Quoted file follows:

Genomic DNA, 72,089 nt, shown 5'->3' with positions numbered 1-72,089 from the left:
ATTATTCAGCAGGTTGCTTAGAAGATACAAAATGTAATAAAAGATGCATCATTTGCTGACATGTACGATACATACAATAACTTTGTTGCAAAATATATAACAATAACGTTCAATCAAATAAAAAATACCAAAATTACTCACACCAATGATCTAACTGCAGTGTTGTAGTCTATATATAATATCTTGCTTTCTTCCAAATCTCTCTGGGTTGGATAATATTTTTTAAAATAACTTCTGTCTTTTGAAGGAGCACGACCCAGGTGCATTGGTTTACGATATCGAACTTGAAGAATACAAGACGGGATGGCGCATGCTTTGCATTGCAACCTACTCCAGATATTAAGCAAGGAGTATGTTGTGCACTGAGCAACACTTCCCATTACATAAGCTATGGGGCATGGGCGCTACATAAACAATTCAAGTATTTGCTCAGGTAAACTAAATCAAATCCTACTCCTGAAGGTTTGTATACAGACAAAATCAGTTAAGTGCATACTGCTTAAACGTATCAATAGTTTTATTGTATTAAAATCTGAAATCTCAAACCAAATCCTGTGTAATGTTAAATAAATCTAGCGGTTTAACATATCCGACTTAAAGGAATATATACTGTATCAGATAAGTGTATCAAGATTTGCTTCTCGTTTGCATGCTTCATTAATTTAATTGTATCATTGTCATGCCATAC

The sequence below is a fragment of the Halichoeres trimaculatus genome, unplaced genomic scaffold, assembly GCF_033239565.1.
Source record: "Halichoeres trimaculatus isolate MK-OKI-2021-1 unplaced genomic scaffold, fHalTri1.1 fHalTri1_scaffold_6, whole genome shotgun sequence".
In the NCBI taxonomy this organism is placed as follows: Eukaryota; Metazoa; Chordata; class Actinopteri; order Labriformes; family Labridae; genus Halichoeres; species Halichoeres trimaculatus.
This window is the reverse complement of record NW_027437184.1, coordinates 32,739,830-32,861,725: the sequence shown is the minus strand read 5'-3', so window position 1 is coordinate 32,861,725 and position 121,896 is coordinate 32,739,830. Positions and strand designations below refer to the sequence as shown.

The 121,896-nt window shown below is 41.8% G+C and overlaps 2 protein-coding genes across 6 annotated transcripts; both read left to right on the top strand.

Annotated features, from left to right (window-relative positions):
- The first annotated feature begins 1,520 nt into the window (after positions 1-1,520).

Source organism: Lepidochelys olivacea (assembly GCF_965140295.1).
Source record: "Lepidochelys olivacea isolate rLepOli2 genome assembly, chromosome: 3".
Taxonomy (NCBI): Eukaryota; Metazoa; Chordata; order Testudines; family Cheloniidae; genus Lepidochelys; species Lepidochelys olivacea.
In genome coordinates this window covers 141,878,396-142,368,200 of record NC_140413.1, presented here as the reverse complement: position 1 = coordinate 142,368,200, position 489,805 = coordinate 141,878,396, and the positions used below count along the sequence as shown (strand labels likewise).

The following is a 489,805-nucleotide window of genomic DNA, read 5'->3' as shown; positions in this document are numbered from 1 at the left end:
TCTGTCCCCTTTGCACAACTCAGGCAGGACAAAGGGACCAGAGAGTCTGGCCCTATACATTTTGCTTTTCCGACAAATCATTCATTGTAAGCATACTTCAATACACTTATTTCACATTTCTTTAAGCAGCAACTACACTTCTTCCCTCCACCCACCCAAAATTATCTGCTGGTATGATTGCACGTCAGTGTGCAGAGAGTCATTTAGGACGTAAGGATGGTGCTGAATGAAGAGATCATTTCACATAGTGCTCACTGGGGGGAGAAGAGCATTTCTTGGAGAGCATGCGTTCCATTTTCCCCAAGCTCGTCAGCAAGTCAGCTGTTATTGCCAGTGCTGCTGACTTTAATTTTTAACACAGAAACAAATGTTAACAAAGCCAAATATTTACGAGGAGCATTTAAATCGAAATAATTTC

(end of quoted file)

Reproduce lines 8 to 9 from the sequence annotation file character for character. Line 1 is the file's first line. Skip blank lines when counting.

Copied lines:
Annotated features, from left to right (window-relative positions):
- The first annotated feature begins 1,520 nt into the window (after positions 1-1,520).